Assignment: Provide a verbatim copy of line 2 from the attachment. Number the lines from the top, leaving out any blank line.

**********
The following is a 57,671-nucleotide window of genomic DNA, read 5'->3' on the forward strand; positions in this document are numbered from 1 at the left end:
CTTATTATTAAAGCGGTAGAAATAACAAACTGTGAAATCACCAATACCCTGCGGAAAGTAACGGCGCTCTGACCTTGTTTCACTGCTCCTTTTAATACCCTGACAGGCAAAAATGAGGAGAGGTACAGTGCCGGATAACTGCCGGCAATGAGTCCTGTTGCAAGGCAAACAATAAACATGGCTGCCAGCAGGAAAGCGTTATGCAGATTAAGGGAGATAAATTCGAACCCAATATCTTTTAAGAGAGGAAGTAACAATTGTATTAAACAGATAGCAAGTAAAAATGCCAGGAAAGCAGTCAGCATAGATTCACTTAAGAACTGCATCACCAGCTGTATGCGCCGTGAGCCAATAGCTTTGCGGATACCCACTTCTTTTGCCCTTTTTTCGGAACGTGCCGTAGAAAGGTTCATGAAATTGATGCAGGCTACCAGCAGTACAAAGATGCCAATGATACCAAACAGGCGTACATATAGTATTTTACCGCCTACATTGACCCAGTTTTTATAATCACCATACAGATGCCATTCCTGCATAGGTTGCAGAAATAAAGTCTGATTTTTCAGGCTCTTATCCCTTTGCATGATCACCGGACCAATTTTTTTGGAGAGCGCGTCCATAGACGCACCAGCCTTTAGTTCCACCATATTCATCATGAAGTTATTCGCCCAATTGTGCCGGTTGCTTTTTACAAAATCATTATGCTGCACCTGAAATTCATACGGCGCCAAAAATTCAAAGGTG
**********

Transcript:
CTTATTATTAAAGCGGTAGAAATAACAAACTGTGAAATCACCAATACCCTGCGGAAAGTAACGGCGCTCTGACCTTGTTTCACTGCTCCTTTTAATACCCTGACAGGCAAAAATGAGGAGAGGTACAGTGCCGGATAACTGCCGGCAATGAGTCCTGTTGCAAGGCAAACAATAAACATGGCTGCCAGCAGGAAAGCGTTATGCAGATTAAGGGAGATAAATTCGAACCCAATATCTTTTAAGAGAGGAAGTAACAATTGTATTAAACAGATAGCAAGTAAAAATGCCAGGAAAGCAGTCAGCATAGATTCACTTAAGAACTGCATCACCAGCTGTATGCGCCGTGAGCCAATAGCTTTGCGGATACCCACTTCTTTTGCCCTTTTTTCGGAACGTGCCGTAGAAAGGTTCATGAAATTGATGCAGGCTACCAGCAGTACAAAGATGCCAATGATACCAAACAGGCGTACATATAGTATTTTACCGCCTACATTGACCCAGTTTTTATAATCACCATACAGATGCCATTCCTGCATAGGTTGCAGAAATAAAGTCTGATTTTTCAGGCTCTTATCCCTTTGCATGATCACCGGACCAATTTTTTTGGAGAGCGCGTCCATAGACGCACCAGCCTTTAGTTCCACCATATTCATCATGAAGTTATTCGCCCAATTGTGCCGGTTGCTTTTTACAAAATCATTATGCTGCACCTGAAATTCATACGGCGCCAAAAATTCAAAGGTG